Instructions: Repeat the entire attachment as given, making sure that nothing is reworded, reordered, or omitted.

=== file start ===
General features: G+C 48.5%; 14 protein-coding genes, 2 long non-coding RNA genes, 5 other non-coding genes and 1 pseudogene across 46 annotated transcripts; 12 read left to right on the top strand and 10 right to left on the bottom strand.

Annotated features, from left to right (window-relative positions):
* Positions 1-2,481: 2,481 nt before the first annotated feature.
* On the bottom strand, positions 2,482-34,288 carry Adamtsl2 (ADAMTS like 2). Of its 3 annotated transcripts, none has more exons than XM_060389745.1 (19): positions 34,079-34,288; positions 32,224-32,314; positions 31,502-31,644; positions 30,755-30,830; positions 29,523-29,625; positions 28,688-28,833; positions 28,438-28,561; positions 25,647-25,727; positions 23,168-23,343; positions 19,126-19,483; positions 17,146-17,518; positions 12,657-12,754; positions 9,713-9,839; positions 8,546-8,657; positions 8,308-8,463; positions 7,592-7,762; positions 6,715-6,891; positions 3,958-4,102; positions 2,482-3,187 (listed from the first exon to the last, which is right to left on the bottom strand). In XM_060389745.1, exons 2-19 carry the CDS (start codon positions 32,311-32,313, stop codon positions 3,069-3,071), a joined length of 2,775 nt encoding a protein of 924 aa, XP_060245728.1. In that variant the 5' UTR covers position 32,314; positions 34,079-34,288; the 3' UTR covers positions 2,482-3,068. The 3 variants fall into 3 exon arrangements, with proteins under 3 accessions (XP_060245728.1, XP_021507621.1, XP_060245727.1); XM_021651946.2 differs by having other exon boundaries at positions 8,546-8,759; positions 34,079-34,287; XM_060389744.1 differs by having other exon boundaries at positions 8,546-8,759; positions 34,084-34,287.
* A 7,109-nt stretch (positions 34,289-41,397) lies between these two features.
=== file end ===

General features: G+C 48.5%; 14 protein-coding genes, 2 long non-coding RNA genes, 5 other non-coding genes and 1 pseudogene across 46 annotated transcripts; 12 read left to right on the top strand and 10 right to left on the bottom strand.

Annotated features, from left to right (window-relative positions):
* Positions 1-2,481: 2,481 nt before the first annotated feature.
* On the bottom strand, positions 2,482-34,288 carry Adamtsl2 (ADAMTS like 2). Of its 3 annotated transcripts, none has more exons than XM_060389745.1 (19): positions 34,079-34,288; positions 32,224-32,314; positions 31,502-31,644; positions 30,755-30,830; positions 29,523-29,625; positions 28,688-28,833; positions 28,438-28,561; positions 25,647-25,727; positions 23,168-23,343; positions 19,126-19,483; positions 17,146-17,518; positions 12,657-12,754; positions 9,713-9,839; positions 8,546-8,657; positions 8,308-8,463; positions 7,592-7,762; positions 6,715-6,891; positions 3,958-4,102; positions 2,482-3,187 (listed from the first exon to the last, which is right to left on the bottom strand). In XM_060389745.1, exons 2-19 carry the CDS (start codon positions 32,311-32,313, stop codon positions 3,069-3,071), a joined length of 2,775 nt encoding a protein of 924 aa, XP_060245728.1. In that variant the 5' UTR covers position 32,314; positions 34,079-34,288; the 3' UTR covers positions 2,482-3,068. The 3 variants fall into 3 exon arrangements, with proteins under 3 accessions (XP_060245728.1, XP_021507621.1, XP_060245727.1); XM_021651946.2 differs by having other exon boundaries at positions 8,546-8,759; positions 34,079-34,287; XM_060389744.1 differs by having other exon boundaries at positions 8,546-8,759; positions 34,084-34,287.
* A 7,109-nt stretch (positions 34,289-41,397) lies between these two features.